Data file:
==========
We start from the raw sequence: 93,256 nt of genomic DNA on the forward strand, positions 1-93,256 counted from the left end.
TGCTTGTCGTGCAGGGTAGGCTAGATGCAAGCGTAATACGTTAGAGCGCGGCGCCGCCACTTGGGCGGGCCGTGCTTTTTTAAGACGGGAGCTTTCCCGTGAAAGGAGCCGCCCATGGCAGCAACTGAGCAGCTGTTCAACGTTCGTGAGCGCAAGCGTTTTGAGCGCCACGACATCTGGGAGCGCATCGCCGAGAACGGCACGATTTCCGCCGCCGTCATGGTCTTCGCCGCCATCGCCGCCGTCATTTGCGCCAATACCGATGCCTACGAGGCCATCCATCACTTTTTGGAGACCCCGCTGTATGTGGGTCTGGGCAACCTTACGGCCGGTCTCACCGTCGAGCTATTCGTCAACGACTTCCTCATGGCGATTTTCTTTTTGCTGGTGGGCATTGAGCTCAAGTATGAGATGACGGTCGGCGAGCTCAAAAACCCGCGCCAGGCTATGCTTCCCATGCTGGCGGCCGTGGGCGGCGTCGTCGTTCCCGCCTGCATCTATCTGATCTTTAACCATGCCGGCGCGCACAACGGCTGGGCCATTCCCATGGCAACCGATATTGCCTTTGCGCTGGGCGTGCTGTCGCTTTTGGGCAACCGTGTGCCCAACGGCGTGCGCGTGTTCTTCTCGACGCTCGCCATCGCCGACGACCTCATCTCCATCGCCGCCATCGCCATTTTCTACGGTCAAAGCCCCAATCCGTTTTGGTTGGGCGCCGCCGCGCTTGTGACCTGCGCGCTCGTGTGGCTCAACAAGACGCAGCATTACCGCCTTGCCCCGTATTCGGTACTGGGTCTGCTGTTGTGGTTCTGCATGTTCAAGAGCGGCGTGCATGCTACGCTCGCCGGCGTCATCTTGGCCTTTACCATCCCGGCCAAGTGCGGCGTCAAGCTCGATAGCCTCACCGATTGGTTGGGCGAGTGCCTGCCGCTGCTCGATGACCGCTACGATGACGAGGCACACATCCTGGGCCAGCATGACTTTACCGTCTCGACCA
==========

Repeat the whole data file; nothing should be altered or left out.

We start from the raw sequence: 93,256 nt of genomic DNA on the forward strand, positions 1-93,256 counted from the left end.
TGCTTGTCGTGCAGGGTAGGCTAGATGCAAGCGTAATACGTTAGAGCGCGGCGCCGCCACTTGGGCGGGCCGTGCTTTTTTAAGACGGGAGCTTTCCCGTGAAAGGAGCCGCCCATGGCAGCAACTGAGCAGCTGTTCAACGTTCGTGAGCGCAAGCGTTTTGAGCGCCACGACATCTGGGAGCGCATCGCCGAGAACGGCACGATTTCCGCCGCCGTCATGGTCTTCGCCGCCATCGCCGCCGTCATTTGCGCCAATACCGATGCCTACGAGGCCATCCATCACTTTTTGGAGACCCCGCTGTATGTGGGTCTGGGCAACCTTACGGCCGGTCTCACCGTCGAGCTATTCGTCAACGACTTCCTCATGGCGATTTTCTTTTTGCTGGTGGGCATTGAGCTCAAGTATGAGATGACGGTCGGCGAGCTCAAAAACCCGCGCCAGGCTATGCTTCCCATGCTGGCGGCCGTGGGCGGCGTCGTCGTTCCCGCCTGCATCTATCTGATCTTTAACCATGCCGGCGCGCACAACGGCTGGGCCATTCCCATGGCAACCGATATTGCCTTTGCGCTGGGCGTGCTGTCGCTTTTGGGCAACCGTGTGCCCAACGGCGTGCGCGTGTTCTTCTCGACGCTCGCCATCGCCGACGACCTCATCTCCATCGCCGCCATCGCCATTTTCTACGGTCAAAGCCCCAATCCGTTTTGGTTGGGCGCCGCCGCGCTTGTGACCTGCGCGCTCGTGTGGCTCAACAAGACGCAGCATTACCGCCTTGCCCCGTATTCGGTACTGGGTCTGCTGTTGTGGTTCTGCATGTTCAAGAGCGGCGTGCATGCTACGCTCGCCGGCGTCATCTTGGCCTTTACCATCCCGGCCAAGTGCGGCGTCAAGCTCGATAGCCTCACCGATTGGTTGGGCGAGTGCCTGCCGCTGCTCGATGACCGCTACGATGACGAGGCACACATCCTGGGCCAGCATGACTTTACCGTCTCGACCA